It is advisable to do a physical check on rams before purchasing to avoid sourcing rams with any faults that may negatively affect future performance.

There are a few important areas to consider.


Firstly, rams should have good feet with no signs of lameness while rams that are poor on their feet and sitting back on their pasterns should be avoided. Ideally, rams should be in a good, fit condition and not overly fat with this unfortunately often hard to avoid.

Head and mouth

Rams should have a clean head with no cuts from fighting, while in terms of teeth you should run your finger along the ram’s teeth and gums to ensure that teeth close ok on the dental pad.

Care should also be taken to avoid rams that have undershot or overshot mouths.


While hard to identify, it is worth looking at the ram’s eyelids as there may be signs of scarring from corrective action being taken to treat entropion eye (turned in eyelids).


Not every breeder will like you turning up a ram but, where possible, it is important to check that a ram has two evenly sized testicles.

There should also be two evenly sized appendages called epididymis at the base of the scrotum. The other area to check is the penis for signs of injury or infection but this is likely to be more of an issue in older rams rather than ram lambs.

A video of how to carry out a ram NCT was carried out last year with Teagasc head of sheep programme, Michael Gottstein, and this can be viewed at and search for ‘preparing for breeding: how to carry out a ram NCT’.

Marketing store lambs

Throughput of store lambs has taken a significant jump in marts in recent weeks. Mart managers report massive variation in how lambs are being marketed, which they say is in turn having a big influence on bidding activity. The best demand is for lambs that are evenly matched on weight, size and type.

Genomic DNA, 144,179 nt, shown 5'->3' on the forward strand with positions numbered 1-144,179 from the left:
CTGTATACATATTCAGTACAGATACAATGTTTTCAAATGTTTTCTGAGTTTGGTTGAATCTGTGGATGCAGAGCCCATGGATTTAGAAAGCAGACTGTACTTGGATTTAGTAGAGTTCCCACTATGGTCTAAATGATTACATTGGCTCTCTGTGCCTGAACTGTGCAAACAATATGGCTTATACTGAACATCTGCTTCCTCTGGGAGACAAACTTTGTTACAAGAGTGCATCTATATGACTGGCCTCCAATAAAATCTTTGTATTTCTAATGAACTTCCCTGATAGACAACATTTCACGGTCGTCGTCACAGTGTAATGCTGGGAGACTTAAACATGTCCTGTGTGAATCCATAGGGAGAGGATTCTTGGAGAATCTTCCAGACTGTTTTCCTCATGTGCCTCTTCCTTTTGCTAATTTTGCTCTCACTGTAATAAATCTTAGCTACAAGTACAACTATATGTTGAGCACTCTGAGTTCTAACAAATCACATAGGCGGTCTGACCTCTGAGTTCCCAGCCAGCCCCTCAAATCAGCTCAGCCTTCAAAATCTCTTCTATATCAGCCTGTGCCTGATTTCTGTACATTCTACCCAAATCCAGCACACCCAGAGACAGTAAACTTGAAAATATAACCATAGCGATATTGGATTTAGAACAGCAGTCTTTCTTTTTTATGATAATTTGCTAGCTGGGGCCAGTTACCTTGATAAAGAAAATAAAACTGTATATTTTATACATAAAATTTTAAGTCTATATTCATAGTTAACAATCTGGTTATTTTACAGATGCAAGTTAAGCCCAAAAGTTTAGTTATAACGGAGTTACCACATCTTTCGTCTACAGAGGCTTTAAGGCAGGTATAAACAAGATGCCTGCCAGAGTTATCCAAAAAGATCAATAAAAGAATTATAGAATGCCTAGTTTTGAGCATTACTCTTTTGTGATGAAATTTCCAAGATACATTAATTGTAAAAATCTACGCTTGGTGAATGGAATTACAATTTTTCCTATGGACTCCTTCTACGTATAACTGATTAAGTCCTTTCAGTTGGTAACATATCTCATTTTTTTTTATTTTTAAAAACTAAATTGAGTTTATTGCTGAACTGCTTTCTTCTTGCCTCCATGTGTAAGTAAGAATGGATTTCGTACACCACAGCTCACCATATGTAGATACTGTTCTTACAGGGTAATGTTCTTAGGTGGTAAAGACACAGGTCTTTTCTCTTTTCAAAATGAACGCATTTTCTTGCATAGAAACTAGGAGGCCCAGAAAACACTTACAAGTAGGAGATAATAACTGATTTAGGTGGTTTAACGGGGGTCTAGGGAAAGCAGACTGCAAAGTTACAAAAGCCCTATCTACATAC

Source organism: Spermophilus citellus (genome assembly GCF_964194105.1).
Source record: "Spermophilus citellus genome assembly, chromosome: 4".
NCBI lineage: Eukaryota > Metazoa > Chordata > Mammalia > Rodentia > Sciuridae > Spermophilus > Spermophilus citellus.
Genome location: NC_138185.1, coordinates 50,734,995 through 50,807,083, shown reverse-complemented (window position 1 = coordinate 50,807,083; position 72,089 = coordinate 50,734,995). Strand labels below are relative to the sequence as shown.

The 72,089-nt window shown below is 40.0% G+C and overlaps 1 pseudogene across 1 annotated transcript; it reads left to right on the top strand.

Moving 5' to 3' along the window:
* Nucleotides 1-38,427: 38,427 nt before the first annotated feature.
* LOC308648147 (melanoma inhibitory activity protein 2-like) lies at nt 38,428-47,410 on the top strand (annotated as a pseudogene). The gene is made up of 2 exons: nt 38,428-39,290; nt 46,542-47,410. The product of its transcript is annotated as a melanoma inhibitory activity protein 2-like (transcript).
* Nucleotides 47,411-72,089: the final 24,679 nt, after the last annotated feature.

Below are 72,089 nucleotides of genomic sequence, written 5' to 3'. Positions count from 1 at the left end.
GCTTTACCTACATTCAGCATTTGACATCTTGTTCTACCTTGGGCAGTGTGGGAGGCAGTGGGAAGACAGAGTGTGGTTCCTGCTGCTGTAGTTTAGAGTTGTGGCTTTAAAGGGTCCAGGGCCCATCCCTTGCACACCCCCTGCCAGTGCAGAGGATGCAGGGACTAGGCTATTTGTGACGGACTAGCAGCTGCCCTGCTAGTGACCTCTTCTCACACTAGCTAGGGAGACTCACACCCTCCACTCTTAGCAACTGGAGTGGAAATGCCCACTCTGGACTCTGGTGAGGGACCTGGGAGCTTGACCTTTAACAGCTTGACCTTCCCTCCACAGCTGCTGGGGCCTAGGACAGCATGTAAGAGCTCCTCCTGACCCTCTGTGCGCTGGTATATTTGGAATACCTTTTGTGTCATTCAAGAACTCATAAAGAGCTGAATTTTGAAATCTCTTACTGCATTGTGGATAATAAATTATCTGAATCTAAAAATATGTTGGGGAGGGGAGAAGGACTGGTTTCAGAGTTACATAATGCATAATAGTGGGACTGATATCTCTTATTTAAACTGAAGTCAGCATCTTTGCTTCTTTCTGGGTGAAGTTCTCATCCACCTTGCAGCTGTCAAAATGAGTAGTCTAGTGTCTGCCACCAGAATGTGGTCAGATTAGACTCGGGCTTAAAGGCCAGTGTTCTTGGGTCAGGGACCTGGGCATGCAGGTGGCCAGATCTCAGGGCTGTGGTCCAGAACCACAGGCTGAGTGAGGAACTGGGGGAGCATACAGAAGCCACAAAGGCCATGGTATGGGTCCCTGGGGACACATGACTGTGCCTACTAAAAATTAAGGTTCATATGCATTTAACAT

Trying to disguise a couple of lighter or plainer quality lambs into a group is something which is often done but this can turn some potential buyers off or knock a few euro off the potential sale value.

Where there are ewe lambs with breeding potential, it is worth segregating these, while applying EID tag sets on these animals is also a benefit in attracting more attention. The same can also be said of cull ewes with firm demand for both feeding and fleshed ewes.

Applying fertiliser

While ground conditions are tricky in some areas, applying fertiliser in mid-August will deliver a much greater response than delaying until early September when growth rates are already declining at a faster rate.

Highly stocked farms (10 ewes plus/ha) are applying 20 to 25 units after grazing while lower stocked farms are applying 10 to 15 units to keep grass growth rates ticking along.

At this stage of the year, it is important to take soil fertility levels into account and target compound fertilisers or slurry/farmyard manure to areas that will benefit most.

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